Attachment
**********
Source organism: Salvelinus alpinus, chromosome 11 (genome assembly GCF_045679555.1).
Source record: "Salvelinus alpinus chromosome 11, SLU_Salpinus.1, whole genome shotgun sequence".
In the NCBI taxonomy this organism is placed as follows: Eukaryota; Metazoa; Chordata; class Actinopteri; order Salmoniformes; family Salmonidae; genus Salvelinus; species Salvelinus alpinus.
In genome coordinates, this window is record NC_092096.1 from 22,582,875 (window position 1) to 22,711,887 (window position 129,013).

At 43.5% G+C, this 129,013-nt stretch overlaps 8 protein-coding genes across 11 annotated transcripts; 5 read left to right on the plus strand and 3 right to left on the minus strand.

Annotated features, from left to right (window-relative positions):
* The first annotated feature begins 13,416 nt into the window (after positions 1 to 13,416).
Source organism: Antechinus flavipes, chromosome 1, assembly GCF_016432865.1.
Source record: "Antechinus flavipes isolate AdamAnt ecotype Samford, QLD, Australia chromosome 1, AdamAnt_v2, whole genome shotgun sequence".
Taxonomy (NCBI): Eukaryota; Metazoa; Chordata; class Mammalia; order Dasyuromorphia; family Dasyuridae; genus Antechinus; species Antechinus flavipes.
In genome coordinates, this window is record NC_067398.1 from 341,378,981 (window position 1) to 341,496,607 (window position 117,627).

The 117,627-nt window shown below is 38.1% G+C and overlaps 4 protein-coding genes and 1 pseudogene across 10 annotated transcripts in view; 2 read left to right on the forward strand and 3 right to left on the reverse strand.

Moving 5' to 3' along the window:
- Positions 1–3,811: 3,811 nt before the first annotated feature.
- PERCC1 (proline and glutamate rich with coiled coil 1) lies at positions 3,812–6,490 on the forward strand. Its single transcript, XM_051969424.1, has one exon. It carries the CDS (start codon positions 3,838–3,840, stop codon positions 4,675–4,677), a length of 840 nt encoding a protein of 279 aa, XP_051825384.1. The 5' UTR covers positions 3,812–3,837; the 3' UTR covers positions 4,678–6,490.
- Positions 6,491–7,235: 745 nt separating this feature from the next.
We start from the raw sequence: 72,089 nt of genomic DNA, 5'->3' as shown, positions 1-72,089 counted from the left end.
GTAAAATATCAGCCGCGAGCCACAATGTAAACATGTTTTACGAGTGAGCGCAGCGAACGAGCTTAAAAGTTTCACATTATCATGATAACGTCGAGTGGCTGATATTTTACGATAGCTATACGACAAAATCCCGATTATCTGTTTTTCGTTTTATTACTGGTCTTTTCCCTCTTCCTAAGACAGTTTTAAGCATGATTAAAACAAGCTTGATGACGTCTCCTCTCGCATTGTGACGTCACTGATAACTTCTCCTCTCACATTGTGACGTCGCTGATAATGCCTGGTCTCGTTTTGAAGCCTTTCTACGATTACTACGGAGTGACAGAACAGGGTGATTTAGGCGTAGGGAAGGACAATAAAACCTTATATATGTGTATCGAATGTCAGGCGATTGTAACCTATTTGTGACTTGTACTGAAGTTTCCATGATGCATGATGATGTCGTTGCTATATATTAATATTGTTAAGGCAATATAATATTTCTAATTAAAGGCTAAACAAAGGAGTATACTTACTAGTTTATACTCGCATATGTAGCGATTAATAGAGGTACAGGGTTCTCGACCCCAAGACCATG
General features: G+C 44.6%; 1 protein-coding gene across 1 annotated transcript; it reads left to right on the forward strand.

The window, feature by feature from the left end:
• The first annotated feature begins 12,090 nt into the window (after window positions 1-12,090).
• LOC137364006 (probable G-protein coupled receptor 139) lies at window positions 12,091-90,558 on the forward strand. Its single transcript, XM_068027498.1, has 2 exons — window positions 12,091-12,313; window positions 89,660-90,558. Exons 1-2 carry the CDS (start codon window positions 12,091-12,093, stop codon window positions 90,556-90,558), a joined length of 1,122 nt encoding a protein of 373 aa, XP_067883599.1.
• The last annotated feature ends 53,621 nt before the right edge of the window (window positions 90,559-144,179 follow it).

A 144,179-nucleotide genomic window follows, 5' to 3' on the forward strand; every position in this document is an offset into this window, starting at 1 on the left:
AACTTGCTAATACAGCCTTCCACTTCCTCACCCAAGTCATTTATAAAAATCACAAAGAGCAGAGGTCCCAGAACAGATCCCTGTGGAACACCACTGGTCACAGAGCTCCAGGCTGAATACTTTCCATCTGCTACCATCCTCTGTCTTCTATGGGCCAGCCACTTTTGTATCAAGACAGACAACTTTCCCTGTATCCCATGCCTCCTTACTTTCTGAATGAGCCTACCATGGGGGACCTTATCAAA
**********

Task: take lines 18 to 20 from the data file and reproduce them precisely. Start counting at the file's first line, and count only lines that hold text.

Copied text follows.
GTAAAATATCAGCCGCGAGCCACAATGTAAACATGTTTTACGAGTGAGCGCAGCGAACGAGCTTAAAAGTTTCACATTATCATGATAACGTCGAGTGGCTGATATTTTACGATAGCTATACGACAAAATCCCGATTATCTGTTTTTCGTTTTATTACTGGTCTTTTCCCTCTTCCTAAGACAGTTTTAAGCATGATTAAAACAAGCTTGATGACGTCTCCTCTCGCATTGTGACGTCACTGATAACTTCTCCTCTCACATTGTGACGTCGCTGATAATGCCTGGTCTCGTTTTGAAGCCTTTCTACGATTACTACGGAGTGACAGAACAGGGTGATTTAGGCGTAGGGAAGGACAATAAAACCTTATATATGTGTATCGAATGTCAGGCGATTGTAACCTATTTGTGACTTGTACTGAAGTTTCCATGATGCATGATGATGTCGTTGCTATATATTAATATTGTTAAGGCAATATAATATTTCTAATTAAAGGCTAAACAAAGGAGTATACTTACTAGTTTATACTCGCATATGTAGCGATTAATAGAGGTACAGGGTTCTCGACCCCAAGACCATG
General features: G+C 44.6%; 1 protein-coding gene across 1 annotated transcript; it reads left to right on the forward strand.

The window, feature by feature from the left end: